App Localization Is More than Just Translation by Lior Eldan

app localization

Lior EldanLior Eldan is the Co-Founder & COO of Moburst, a mobile success agency that helps brands and startups grow through innovative, creative, and cost-effective mobile campaigns. Today he shares with us some insights on app localization based on cultural characteristics, and how some changes can help your app succeed.

App Localization Is More than Just Translation

For most, app localization simply means translating it to different languages. Entrepreneurs then sit and wait, hoping this would instantly turn their app into a huge success in those foreign markets. I hate to pop your bubble, but in order for your app to successfully penetrate a foreign market, there’s a whole lot more than translation that needs to take place.

Scratch the Surface

app localization

If you want to keep effort to a minimum but still localize your app as much as possible, ASO (App Store Optimization) is the way to go. This means optimizing what users in a certain country see in the app store: title, description, and visuals.

Using Google Translate is highly risky, and I strongly recommend working with a professional translator who is also experienced in app store optimization and app localization. Make sure that your description includes the most common relevant search words in that country, and that your visuals correlate with the local culture. Spanish for example, has a couple dozens of different jargons, and therefore using native-speakers as translators is the only way to overcome such cultural differences. If you have a travel app, as another example, your Mexican users are searching for different destinations than your UK users.

As always, it’s best to run A/B tests for creative materials, keep up with ongoing industry changes and optimize the text and title on a regular basis.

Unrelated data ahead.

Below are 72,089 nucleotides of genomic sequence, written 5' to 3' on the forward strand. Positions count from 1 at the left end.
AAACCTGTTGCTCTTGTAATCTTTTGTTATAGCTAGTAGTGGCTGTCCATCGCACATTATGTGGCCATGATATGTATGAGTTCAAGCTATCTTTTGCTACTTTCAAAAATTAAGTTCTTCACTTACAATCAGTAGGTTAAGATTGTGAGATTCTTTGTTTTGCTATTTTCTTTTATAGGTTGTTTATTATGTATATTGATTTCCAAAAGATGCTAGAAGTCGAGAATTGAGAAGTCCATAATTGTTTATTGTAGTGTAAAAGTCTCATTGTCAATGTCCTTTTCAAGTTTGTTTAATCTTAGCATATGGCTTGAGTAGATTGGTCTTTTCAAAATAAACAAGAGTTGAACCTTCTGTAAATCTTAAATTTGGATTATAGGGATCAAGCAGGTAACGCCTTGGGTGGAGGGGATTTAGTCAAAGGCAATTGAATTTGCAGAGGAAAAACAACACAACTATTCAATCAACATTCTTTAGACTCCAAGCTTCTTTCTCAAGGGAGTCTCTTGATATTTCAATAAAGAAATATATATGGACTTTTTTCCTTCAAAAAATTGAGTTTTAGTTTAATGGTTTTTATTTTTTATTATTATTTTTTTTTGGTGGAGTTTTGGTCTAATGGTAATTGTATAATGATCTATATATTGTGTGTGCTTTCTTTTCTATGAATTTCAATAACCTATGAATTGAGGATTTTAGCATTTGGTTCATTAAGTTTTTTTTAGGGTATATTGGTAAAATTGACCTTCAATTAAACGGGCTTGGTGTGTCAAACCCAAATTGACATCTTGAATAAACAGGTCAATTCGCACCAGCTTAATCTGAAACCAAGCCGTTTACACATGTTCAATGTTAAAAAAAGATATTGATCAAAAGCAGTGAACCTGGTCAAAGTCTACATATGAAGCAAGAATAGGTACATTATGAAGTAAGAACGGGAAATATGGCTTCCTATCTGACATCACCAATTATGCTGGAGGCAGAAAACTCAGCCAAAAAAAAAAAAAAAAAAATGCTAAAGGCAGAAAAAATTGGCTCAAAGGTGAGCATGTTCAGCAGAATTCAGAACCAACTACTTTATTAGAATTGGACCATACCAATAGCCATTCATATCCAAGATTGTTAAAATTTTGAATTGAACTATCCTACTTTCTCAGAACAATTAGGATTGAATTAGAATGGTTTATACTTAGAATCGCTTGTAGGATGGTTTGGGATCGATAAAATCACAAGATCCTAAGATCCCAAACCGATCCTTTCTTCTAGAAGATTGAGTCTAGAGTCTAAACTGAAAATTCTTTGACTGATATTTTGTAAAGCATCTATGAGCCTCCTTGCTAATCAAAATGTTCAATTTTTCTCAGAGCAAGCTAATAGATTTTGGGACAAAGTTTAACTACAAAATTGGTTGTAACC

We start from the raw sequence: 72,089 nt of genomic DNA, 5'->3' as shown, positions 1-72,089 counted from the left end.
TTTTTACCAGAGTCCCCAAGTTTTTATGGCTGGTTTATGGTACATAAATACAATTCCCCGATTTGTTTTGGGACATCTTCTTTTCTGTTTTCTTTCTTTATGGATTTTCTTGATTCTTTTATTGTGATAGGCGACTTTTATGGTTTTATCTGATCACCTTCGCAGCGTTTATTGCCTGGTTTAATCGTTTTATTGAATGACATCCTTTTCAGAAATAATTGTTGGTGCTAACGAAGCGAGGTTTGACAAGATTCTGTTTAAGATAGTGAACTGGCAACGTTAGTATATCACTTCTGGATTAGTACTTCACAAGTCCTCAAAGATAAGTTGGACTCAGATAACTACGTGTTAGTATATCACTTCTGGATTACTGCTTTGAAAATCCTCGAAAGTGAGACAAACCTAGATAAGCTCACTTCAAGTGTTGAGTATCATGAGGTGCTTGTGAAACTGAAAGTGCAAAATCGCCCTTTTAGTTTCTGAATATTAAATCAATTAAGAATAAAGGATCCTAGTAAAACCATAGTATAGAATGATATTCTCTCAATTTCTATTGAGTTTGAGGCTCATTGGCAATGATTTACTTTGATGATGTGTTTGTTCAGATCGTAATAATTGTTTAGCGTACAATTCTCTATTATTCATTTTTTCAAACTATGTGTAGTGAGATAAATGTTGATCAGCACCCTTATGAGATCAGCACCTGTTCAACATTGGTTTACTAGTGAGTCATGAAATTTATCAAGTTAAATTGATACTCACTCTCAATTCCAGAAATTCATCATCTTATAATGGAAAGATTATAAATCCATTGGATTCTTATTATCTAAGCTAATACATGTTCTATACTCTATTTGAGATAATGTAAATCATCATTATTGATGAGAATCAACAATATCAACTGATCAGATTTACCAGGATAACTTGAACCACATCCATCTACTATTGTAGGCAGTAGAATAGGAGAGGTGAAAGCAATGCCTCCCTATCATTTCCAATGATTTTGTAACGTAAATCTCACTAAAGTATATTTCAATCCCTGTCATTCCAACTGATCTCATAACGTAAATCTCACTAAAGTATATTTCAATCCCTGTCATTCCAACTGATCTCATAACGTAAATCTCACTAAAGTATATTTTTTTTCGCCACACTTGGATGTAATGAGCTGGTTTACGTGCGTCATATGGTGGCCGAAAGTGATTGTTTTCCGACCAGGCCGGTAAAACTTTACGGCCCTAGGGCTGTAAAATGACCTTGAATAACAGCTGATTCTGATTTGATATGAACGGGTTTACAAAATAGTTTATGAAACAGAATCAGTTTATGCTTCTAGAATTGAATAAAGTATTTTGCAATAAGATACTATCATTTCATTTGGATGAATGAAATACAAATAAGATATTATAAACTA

Copy, Translate & Paste

app localization

This is still a basic level of app localization, which includes translating not only your app page, but also the content of your app word for word. (Of course, some UI tweaks are required to make sure the interface accommodates the text). This basically means that people everywhere are exposed to the same type of app regardless of their cultural differences.

While this can be enough for utility apps (such as Google maps), it’s not enough for apps that either offer a more “complex” experience, more than one feature, or attempt to engage with the user on an emotional level.

Beat the Culture Shock

app localization
To penetrate into a foreign market successfully, performing the two steps mentioned above is not enough. In-app alterations beyond basic translation must take place. To make appropriate tweaks, first conduct an extensive market research examining various aspects: the use of mobile devices in the country, competing apps, and users’ purpose for using these apps.

The conclusions derived from such a study should give app developers a better clue as to how they should adapt their app to the desired market. If the target audience for example, seems to be a fan of highly expressive emoticons (this is actually the truth in many Asian markets), a messaging app should make the emoticons button more accessible to users than the photo attachment button.

The same app could also be aiming to penetrate another market where locals opt more towards utility features, and will be exposed to a version of the app where the voice recording button is more prominent than the emoticons button. Successfully penetrating this country could also mean having to alter the emoticons themselves to make them more culturally appropriate.

Making these minor tweaks to your app localization based on cultural characteristics can mean the difference between failing to penetrate into a foreign market and becoming a huge success. We realize that even the most basic steps are somewhat tricky and recommend working with an experienced partner that can ease you into this crucial process.